So, she assembled an impressive cast of thought leaders, including innovative sound engineer Alexander Chen; sound architect Nick Sowers; Debbie Millman, who was celebrating her tenth anniversary as host of her podcast “Design Matters“; MoMA curator Juliet Kinchin; and former New Yorker music critic Sasha Frere-Jones. One of the questions she sought to answer was, “How can visual communicators understand and better address this new, arguably media-agnostic world? It’s not just about words and pictures anymore.”

We sat in on the inspiring symposium to report on a few examples of design that are far more dynamic than words and pictures:

Alexander Chen

What would the map of the New York City subway system sound like as a string instrument? One of the more direct interpretations of “what design sounds like,” this is just one of the questions Alexander Chen is attempting to answer in his experiments drawing connections between design, music, and code at Google Creative Lab. Based on visuals from Massimo Vignelli’s subway map and the actual subway schedule, this interactive piece translates a static concept based on moving parts into a dynamic sound composition.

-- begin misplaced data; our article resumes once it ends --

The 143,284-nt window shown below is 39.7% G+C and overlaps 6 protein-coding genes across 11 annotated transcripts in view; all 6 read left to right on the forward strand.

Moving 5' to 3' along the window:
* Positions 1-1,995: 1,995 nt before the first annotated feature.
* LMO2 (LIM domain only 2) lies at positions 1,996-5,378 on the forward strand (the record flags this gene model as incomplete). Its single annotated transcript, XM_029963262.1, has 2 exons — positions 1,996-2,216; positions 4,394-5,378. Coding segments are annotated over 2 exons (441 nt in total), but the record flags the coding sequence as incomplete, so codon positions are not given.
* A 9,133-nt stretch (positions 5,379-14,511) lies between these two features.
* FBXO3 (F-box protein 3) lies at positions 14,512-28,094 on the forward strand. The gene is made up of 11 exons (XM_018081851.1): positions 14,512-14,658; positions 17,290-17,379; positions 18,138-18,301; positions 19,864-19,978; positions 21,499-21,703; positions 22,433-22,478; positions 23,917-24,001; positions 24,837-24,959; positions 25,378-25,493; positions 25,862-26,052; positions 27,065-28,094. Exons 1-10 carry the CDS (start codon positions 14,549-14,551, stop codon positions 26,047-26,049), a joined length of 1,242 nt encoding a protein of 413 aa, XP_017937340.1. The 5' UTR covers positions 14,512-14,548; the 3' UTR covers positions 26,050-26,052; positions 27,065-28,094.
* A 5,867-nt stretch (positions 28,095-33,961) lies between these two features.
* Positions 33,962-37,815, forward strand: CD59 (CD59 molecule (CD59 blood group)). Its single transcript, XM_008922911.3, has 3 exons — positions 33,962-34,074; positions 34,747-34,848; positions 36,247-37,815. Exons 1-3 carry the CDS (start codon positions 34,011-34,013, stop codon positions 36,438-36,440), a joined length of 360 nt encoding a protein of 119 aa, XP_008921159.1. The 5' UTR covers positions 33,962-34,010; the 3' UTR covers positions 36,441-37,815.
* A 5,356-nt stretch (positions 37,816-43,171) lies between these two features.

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Screenshot from Alexander Chen’s Piano Phase

 

Nick Sowers

Soundscrapers founder Nick Sowers presented a visceral take on the concepts behind sound architecture, along with an argument for “acoustics in lieu of buildings,” in a conversation with writer Geoff Manaugh. “Sound is more than an experience; sound creates architecture, creates walls,” he says, referencing a time when he walked on the intentionally squeaky “nightingale floor” within China’s Imperial Palace, and understood how architecture and sound had been used for centuries as a defense mechanism to keep out unwanted intruders (in this case, ninjas).